The new regulations, he says, could well be called "How to Choke Science101."
The NIH is aware of the repercussions on recruiting and within the next year plans to complete an ongoing review of existing outside activities, evaluate effects on hiring and retention, and develop an oversight system to address concerns created because of this "interim final regulation."
No Mass Exodus
No one is predicting a mass exodus from the NIH, but some good people inevitably will leave, if patterns from the 1991 ethics shakeup are any indication. A flight to industry could put much of the information and expertise that previously would have been widely disseminated into the hands of a few companies, possibly giving them a competitive edge.
Academic recruiting will prosper, too. On the East Coast, the University of Maryland is planning a new life sciences research building and the Howard Hughes Medical Institute is constructing a medical research facility in northern Virginia. Meltzer speculates that both could attract NIH researchers wishing to stay in the geographic area.
Motivations in leaving the NIH, however, could have important ramifications for potential employers. "The best employees aren't the people running away from something. They're the people who are attracted to something," Houchins suggests.
Given the cultural differences between government services and industry opportunities, that distinction could be important. Michael Liebman, Ph.D., CSO, Windber Research Institute (www.wriwindber.org), notes that outside of industry, "scientists have little exposure to conflict of interest or intellectual property issues, so sometimes they don't necessarily understand the concerns."
"In government service, there is a perception of longevity," Houchins notes, that isn't present in the private sector. Likewise, the budgetary process is supplanted with the need for financial results and individual accountability, and industry is inherently more of a risk-taker than are large bureaucracies.
Some researchers, frustrated by their new realities and failing to adjust, could become detriments regardless of scientific genius.
That perceived chasm between government research and industry is closing, however, as the NIH is becoming increasingly involved in drug discovery. The focus of science itself is changing, says Dr. Seligmann. There is a big push today toward applied and translational research.
With that in mind, one of the biggest differences between government service and industry involves compensation. Houchins says a physician in government service "could more than double his salary in industry."
A June survey by Contract Pharma indicates average total annual compensation in industry in 2003 for those with doctoral degrees was just more than $400,000. Even those with only bachelor's degrees exceeded $200,000 (actual salaries averaged about $110,000 and $80,000, respectively).
Predictions of a flight to industry and academia assume the NIH actually walks the walk indicated by its new, tough-talking regulations. A statement from the Office of Government Ethics (OGE) indicates that the NIH is expected to police itself because the OGE lacks the scientific expertise to determine whether specific projects involve conflicts of interests.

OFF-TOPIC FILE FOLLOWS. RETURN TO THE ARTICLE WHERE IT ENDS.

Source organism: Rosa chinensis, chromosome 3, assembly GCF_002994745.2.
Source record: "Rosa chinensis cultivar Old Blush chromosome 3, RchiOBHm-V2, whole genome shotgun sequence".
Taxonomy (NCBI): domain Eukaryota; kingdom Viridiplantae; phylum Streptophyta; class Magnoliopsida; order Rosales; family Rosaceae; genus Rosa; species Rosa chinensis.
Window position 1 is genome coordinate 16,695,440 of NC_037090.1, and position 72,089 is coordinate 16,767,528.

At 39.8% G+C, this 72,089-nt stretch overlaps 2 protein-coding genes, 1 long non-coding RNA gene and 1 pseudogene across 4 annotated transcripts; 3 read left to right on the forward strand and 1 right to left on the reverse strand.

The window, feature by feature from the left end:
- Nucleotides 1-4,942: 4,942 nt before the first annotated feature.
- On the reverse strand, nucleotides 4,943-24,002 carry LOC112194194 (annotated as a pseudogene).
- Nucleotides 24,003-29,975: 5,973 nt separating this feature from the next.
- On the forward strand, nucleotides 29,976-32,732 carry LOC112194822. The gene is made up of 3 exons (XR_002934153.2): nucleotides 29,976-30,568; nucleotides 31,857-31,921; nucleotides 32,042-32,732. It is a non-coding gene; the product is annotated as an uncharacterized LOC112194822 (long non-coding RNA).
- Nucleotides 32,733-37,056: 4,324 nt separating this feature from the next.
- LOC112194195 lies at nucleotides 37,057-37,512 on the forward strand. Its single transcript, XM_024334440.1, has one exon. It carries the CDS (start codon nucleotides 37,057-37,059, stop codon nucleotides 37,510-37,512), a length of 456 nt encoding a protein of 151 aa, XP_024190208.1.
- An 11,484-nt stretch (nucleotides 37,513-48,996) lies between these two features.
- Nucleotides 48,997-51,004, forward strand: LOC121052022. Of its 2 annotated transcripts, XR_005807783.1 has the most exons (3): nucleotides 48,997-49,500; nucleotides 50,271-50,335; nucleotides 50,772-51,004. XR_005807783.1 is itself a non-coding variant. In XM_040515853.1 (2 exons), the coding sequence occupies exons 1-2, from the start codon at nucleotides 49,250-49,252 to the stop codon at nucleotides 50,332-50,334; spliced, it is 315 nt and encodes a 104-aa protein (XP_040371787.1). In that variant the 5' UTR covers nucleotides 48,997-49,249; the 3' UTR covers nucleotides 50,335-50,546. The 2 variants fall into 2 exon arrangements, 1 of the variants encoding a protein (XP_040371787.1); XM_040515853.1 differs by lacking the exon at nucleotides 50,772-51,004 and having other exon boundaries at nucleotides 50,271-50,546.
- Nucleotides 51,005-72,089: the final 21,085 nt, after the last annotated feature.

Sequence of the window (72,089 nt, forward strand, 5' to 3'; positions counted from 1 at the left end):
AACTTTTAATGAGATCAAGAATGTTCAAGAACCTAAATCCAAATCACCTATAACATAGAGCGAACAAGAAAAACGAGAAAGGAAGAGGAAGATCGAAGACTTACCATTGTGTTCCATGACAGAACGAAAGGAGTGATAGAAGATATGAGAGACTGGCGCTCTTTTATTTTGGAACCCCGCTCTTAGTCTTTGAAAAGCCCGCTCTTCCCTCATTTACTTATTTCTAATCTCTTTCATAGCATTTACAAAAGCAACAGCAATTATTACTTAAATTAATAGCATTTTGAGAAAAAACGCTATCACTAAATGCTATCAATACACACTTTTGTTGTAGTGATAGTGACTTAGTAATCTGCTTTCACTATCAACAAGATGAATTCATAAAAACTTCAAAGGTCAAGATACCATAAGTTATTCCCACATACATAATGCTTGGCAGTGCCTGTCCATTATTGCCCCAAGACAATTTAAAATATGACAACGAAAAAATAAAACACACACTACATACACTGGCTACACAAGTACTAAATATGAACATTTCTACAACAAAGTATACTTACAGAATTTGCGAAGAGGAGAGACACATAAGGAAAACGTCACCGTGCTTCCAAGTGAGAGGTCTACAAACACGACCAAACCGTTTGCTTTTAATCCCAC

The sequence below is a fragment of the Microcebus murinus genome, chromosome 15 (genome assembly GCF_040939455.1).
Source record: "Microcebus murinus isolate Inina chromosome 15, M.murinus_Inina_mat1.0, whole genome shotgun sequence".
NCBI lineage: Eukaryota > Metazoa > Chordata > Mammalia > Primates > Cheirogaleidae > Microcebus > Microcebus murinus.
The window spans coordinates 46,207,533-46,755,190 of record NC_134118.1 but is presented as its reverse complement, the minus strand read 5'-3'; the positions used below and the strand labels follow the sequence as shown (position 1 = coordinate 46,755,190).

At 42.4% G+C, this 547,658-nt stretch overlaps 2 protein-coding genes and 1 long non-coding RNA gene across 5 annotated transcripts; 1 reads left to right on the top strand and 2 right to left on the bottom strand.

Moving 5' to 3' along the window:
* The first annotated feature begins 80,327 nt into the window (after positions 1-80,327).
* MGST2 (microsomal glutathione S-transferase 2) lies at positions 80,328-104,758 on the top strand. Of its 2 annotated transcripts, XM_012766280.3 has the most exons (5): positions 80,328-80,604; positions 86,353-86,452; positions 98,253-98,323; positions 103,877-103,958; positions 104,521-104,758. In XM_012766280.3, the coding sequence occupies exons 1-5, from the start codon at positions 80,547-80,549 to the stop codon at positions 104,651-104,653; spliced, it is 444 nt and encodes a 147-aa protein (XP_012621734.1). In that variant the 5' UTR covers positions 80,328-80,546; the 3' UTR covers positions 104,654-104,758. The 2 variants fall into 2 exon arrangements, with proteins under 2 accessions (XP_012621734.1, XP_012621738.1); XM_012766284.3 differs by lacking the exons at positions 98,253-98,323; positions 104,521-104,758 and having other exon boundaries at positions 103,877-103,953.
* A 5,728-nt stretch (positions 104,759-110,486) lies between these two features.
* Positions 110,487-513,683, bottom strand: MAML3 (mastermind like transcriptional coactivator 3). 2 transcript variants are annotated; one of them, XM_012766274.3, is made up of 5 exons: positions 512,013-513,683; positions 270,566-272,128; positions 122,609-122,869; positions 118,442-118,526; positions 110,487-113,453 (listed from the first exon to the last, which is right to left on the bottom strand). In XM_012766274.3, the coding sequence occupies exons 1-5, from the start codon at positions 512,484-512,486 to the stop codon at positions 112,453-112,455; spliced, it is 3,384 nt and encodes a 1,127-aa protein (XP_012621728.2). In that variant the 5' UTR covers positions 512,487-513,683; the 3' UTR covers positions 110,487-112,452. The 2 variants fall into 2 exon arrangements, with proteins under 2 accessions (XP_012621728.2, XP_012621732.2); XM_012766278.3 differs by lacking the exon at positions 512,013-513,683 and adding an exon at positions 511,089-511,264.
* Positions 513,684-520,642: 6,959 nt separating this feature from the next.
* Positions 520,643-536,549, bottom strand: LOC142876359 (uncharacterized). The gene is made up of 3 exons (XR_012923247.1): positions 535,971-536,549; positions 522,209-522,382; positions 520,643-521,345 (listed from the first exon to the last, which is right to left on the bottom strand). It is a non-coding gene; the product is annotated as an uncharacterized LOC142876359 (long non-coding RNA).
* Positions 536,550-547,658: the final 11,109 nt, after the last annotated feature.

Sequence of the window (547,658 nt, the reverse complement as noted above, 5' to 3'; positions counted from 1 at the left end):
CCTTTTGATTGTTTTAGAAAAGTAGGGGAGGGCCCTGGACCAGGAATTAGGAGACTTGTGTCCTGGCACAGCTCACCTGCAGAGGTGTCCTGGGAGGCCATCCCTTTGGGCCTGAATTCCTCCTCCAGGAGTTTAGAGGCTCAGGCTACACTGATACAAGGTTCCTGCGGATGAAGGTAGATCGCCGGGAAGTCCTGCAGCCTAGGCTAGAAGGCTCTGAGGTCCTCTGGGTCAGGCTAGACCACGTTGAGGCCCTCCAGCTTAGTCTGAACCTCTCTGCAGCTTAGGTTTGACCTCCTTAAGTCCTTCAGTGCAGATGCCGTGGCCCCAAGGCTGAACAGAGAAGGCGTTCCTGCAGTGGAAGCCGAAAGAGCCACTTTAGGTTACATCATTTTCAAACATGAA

"It sounds like campaign finance reform to me," Bill Wiederseim, president and CEO, PharmaBioSource (Blue Bell, PA), says cynically.
Number of Exemptions
In fact, a casual read indicates lots of exemptions, including one for financial hardship and another to obtain "uniquely specialized services," that may be considered if accompanied by documentation.
"My feeling is that they don't want to have to review the exceptions," Dr. Seligmann says. Rhodes agrees, but believes the regulations will be tightly enforced.
The regulations are stricter than those proposed last year by the NIH's Dr. Zerhouni. When testifying before the Oversight and Investigations Subcommittee of the Committee of Energy and Commerce in the U.S. House of Representatives last June, Dr. Zerhouni outlined a broad plan "severely restricting the ability of NIH employees to consult with industry."
He professed, however a reluctance to "discourage the intellectual excitement and curiosity that leads our scientists to want to work with industry."
The new regulations also are stricter than they need to be, according to William A. Carter, M.D., president and CEO of Hemispherx Biopharma (Phil-adelphia), affecting what Dr. Liebman calls "innocent bystanders," like administrative and technical staff.
"What you want is transparency," Dr. Carter insists, similar to that of the Securities and Exchange Commission, so researchers within the NIH publicly acknowledge their activities and any potential conflicts of interests.
"There are ways to address conflicts of interest that don't stop the free-flow of information," he says, without building a big, bureaucratic review body.
Nonetheless, Meltzer says he believes there will be a narrow interpretation of the exceptions. That said, "These things tend to run in cycles. It will take awhile for them to loosen up some."